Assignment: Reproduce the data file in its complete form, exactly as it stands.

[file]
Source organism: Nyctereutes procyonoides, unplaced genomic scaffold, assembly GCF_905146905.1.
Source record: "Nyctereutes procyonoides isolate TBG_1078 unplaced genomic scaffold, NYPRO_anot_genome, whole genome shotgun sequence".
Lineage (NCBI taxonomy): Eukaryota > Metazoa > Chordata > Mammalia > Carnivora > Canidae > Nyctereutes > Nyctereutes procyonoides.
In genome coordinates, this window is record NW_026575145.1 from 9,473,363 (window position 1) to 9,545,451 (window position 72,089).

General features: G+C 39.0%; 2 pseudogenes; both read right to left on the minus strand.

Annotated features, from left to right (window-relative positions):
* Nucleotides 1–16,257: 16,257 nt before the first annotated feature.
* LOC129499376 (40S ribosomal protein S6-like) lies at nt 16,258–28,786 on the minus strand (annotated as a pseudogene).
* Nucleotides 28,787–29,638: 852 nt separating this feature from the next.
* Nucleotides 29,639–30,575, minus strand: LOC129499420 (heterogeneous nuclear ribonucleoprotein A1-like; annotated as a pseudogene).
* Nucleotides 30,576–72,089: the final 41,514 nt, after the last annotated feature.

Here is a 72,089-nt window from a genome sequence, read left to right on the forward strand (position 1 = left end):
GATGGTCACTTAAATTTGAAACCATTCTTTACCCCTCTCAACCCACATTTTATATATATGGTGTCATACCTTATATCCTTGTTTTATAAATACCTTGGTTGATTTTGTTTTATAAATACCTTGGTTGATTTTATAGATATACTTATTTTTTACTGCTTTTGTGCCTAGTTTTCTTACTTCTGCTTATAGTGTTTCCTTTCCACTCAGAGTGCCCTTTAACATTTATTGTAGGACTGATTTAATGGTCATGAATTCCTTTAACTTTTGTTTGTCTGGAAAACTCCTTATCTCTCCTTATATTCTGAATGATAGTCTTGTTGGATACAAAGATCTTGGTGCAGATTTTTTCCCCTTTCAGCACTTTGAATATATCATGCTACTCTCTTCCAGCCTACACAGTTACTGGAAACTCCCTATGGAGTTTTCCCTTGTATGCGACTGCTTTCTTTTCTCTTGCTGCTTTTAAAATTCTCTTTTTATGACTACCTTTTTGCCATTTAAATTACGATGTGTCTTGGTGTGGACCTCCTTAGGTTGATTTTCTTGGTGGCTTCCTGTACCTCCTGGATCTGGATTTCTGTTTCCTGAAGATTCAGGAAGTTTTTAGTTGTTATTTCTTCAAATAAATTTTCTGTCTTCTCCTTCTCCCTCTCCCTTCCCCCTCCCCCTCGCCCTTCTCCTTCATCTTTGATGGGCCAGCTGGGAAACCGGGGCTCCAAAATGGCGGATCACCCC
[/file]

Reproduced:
Source organism: Nyctereutes procyonoides, unplaced genomic scaffold, assembly GCF_905146905.1.
Source record: "Nyctereutes procyonoides isolate TBG_1078 unplaced genomic scaffold, NYPRO_anot_genome, whole genome shotgun sequence".
Lineage (NCBI taxonomy): Eukaryota > Metazoa > Chordata > Mammalia > Carnivora > Canidae > Nyctereutes > Nyctereutes procyonoides.
In genome coordinates, this window is record NW_026575145.1 from 9,473,363 (window position 1) to 9,545,451 (window position 72,089).

General features: G+C 39.0%; 2 pseudogenes; both read right to left on the minus strand.

Annotated features, from left to right (window-relative positions):
* Nucleotides 1–16,257: 16,257 nt before the first annotated feature.
* LOC129499376 (40S ribosomal protein S6-like) lies at nt 16,258–28,786 on the minus strand (annotated as a pseudogene).
* Nucleotides 28,787–29,638: 852 nt separating this feature from the next.
* Nucleotides 29,639–30,575, minus strand: LOC129499420 (heterogeneous nuclear ribonucleoprotein A1-like; annotated as a pseudogene).
* Nucleotides 30,576–72,089: the final 41,514 nt, after the last annotated feature.

Here is a 72,089-nt window from a genome sequence, read left to right on the forward strand (position 1 = left end):
GATGGTCACTTAAATTTGAAACCATTCTTTACCCCTCTCAACCCACATTTTATATATATGGTGTCATACCTTATATCCTTGTTTTATAAATACCTTGGTTGATTTTGTTTTATAAATACCTTGGTTGATTTTATAGATATACTTATTTTTTACTGCTTTTGTGCCTAGTTTTCTTACTTCTGCTTATAGTGTTTCCTTTCCACTCAGAGTGCCCTTTAACATTTATTGTAGGACTGATTTAATGGTCATGAATTCCTTTAACTTTTGTTTGTCTGGAAAACTCCTTATCTCTCCTTATATTCTGAATGATAGTCTTGTTGGATACAAAGATCTTGGTGCAGATTTTTTCCCCTTTCAGCACTTTGAATATATCATGCTACTCTCTTCCAGCCTACACAGTTACTGGAAACTCCCTATGGAGTTTTCCCTTGTATGCGACTGCTTTCTTTTCTCTTGCTGCTTTTAAAATTCTCTTTTTATGACTACCTTTTTGCCATTTAAATTACGATGTGTCTTGGTGTGGACCTCCTTAGGTTGATTTTCTTGGTGGCTTCCTGTACCTCCTGGATCTGGATTTCTGTTTCCTGAAGATTCAGGAAGTTTTTAGTTGTTATTTCTTCAAATAAATTTTCTGTCTTCTCCTTCTCCCTCTCCCTTCCCCCTCCCCCTCGCCCTTCTCCTTCATCTTTGATGGGCCAGCTGGGAAACCGGGGCTCCAAAATGGCGGATCACCCC